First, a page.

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History of North Korean Cuisine

north korean cuisine

The origins of North Korean cuisine

So, I think we can all agree that today North and South Korea are very much different places, but this goes much deeper than the Korean war and their separation on the 38th parallel.

North Korea tends to be a far more mountainous place than south Korea, and overall colder than its southern neighbor, both of which have heavily influenced what crops can be grown in the country, cooking practices and availability of meat.

Other geographical influences have also played a big part in how North Korean cuisine has progressed, with much of North Korea often under the control of foreign powers, such as the frequently invading armies of Genghis Khan, the Chinese, and even the Manchus. Believe it, or not it is Mongols we have to thank for the joy that is Soju, although more on that later.

Therefore although North Korean cuisine is part of the wider Korean Cuisine spectrum it has also has heavy influence from southern Manchurian, and North-Eastern Chinese cuisine.

The Culinary Division of Korea

Following the division of Korea and the Korean war, many families moved either from north to south or south to north, which ended up making both cuisines much more blended. Many formerly North Korean foods are now enjoyed as staples in the south, and visa-versa, you can even buy Pyongyang cold noodles in Seoul!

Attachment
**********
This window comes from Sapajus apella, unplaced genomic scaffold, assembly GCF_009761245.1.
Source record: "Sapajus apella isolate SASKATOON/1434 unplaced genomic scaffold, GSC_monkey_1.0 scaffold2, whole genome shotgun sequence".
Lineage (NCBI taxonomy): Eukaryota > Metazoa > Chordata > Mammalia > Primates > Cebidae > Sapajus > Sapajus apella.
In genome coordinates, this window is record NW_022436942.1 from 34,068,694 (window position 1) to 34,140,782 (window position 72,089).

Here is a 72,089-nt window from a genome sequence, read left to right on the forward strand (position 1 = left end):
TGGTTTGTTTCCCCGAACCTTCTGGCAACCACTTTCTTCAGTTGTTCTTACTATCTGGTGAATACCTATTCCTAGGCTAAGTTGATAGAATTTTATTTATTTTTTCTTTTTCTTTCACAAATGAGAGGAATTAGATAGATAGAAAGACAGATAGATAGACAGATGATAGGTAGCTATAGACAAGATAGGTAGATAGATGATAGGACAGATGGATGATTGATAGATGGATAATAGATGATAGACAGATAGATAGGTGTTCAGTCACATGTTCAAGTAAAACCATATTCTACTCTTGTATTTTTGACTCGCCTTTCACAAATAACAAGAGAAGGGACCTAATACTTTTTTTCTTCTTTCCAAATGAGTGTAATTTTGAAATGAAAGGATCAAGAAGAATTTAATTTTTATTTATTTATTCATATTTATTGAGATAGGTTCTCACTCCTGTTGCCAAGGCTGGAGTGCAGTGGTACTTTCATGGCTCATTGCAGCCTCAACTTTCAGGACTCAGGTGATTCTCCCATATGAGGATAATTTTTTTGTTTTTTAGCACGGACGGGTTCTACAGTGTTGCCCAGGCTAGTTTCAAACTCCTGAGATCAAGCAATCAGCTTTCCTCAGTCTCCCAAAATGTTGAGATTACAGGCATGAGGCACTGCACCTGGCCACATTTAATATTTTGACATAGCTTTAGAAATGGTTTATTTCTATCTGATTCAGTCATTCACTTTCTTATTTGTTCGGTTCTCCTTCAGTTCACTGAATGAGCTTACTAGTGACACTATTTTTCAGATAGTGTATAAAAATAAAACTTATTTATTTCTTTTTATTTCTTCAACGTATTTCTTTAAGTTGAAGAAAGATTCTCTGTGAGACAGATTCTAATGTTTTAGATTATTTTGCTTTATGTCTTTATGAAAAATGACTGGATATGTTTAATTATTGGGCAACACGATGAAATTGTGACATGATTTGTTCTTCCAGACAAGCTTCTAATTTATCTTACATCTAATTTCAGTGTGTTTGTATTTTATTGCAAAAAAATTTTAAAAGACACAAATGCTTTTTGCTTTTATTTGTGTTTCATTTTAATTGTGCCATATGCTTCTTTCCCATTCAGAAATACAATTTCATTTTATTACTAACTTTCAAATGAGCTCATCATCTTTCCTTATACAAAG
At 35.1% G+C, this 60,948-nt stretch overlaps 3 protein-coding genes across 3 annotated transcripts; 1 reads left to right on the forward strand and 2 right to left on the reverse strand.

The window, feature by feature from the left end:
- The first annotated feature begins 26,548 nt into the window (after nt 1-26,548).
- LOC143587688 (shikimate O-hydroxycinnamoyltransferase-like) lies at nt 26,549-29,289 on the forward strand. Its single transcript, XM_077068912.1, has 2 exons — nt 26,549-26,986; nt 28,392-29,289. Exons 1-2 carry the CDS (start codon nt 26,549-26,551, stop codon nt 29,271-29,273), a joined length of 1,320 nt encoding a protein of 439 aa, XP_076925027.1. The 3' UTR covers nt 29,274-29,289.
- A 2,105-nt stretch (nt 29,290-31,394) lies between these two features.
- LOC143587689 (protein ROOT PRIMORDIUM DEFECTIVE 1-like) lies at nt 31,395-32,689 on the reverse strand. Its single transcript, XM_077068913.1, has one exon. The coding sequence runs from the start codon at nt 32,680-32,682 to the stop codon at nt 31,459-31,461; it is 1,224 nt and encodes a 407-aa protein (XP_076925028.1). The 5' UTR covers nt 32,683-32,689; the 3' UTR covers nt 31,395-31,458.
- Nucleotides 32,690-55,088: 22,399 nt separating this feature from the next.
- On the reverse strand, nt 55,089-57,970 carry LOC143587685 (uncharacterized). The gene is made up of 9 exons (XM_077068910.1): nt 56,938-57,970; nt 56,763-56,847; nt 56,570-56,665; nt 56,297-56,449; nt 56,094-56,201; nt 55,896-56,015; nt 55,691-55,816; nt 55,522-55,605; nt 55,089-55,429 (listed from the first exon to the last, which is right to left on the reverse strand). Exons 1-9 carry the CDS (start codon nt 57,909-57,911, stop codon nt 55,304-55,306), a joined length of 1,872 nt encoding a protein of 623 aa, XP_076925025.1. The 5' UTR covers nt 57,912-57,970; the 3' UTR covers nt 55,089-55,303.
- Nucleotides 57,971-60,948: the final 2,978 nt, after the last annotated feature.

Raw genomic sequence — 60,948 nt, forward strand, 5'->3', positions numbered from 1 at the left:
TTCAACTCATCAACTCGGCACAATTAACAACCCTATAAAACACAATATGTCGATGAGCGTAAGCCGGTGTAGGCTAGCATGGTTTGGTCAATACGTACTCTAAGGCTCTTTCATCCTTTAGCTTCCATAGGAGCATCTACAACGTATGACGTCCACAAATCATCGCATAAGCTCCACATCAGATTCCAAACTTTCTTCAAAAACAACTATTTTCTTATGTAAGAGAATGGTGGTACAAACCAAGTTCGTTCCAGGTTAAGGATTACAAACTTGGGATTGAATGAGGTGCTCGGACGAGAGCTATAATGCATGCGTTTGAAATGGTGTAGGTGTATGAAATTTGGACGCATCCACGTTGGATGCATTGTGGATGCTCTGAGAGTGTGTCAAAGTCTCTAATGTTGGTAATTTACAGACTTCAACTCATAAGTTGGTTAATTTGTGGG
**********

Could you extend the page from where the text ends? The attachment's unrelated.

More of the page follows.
That being said both countries have taken huge influences from their colonial overlords, with sushi, and sashimi being prevalent and popular in both North, and South Korea, Chinese based dishes having more prominence in the north and South Korea having weird fusion dishes like Army Stew.

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Same, same but different

Therefore there are certain classic staples like kimchi, bulgogi, buckwheat cold noodles, and soju that exist on both sides of the border, but have three subtle differences.

The overall consensus tends to be that North Korean food tends to be slightly less spicy than in the south, with some describing it as sourer and generally more flavoursome. It is also worth factoring in that in North Korea much less food is mass produced than in the south. This makes everything from kimchi, to noodles and soju much more raw, flavorsome fresh, and dare we say more homemade than in the south.

And that is the history of the cuisine of North Korea as per the Street Food Guy!

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